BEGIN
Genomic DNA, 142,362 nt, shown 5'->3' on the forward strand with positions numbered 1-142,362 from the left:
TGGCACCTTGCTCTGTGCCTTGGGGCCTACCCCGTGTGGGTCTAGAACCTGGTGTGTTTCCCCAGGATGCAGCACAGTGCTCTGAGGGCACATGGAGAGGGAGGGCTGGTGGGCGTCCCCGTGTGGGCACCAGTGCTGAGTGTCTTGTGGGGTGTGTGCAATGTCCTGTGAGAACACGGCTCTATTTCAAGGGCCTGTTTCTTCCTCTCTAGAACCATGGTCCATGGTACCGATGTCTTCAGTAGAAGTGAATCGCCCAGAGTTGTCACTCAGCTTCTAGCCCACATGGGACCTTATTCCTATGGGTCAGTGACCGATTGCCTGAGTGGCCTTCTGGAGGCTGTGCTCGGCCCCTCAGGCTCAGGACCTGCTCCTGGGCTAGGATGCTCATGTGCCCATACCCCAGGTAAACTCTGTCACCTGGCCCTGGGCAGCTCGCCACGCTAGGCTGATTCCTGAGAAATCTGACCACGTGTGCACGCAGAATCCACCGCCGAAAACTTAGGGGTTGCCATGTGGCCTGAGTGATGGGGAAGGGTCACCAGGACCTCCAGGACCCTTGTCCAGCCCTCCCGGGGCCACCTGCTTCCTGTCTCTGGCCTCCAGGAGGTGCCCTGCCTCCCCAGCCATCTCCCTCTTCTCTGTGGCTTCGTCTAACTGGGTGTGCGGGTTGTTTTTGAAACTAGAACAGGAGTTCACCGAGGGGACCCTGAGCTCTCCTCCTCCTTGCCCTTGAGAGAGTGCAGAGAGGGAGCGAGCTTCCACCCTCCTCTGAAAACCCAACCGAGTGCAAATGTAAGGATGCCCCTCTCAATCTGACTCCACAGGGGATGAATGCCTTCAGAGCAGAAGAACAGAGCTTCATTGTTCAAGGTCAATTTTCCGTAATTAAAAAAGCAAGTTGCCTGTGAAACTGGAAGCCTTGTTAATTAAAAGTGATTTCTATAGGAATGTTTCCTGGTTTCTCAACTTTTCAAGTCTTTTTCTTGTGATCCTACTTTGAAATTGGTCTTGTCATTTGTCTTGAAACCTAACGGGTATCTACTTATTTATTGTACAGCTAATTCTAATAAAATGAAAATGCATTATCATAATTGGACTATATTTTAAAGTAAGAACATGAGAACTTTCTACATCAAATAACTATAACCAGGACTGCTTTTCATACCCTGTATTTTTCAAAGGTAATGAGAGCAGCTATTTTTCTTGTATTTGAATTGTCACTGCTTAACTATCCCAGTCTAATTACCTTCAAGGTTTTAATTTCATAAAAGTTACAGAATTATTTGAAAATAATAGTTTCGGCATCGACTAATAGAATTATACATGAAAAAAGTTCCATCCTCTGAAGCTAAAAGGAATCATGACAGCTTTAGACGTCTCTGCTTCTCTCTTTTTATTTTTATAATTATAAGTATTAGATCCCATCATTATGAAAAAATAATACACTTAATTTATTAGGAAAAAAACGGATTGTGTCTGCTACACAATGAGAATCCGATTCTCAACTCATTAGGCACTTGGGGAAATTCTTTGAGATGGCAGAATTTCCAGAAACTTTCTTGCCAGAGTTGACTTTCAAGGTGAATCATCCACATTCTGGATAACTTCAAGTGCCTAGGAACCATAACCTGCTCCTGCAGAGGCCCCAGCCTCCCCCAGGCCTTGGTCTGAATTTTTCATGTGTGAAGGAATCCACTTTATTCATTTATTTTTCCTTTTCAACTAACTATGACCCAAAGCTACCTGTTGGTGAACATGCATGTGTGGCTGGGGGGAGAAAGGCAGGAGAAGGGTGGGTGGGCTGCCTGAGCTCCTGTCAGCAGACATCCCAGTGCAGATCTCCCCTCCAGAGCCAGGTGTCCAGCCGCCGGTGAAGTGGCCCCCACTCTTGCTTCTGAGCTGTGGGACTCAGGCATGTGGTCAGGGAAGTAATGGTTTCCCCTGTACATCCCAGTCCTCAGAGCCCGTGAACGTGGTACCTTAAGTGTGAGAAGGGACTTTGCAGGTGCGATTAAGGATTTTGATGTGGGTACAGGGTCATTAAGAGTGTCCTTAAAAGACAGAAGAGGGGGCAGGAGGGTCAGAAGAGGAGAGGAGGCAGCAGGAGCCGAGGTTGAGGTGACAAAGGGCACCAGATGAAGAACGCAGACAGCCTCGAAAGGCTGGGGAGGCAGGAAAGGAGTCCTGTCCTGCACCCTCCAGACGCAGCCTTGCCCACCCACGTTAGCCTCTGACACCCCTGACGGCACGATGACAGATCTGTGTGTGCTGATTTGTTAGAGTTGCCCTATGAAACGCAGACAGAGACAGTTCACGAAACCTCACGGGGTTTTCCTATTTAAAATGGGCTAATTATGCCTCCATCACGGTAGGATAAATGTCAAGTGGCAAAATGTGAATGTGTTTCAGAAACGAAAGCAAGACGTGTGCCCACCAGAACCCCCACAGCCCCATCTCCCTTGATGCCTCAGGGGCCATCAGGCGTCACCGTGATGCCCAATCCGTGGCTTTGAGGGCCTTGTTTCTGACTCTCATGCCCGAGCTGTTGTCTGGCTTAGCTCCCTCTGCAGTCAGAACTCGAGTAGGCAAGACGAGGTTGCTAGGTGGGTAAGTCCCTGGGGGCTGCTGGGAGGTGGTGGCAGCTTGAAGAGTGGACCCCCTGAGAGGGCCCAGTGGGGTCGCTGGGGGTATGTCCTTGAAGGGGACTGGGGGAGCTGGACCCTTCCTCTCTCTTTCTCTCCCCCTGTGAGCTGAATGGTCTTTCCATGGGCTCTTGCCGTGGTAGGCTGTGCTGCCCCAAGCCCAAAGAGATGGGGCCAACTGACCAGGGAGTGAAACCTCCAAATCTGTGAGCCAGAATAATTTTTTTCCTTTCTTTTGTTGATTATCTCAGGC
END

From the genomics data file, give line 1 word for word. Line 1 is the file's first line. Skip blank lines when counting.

Genomic DNA, 142,362 nt, shown 5'->3' on the forward strand with positions numbered 1-142,362 from the left: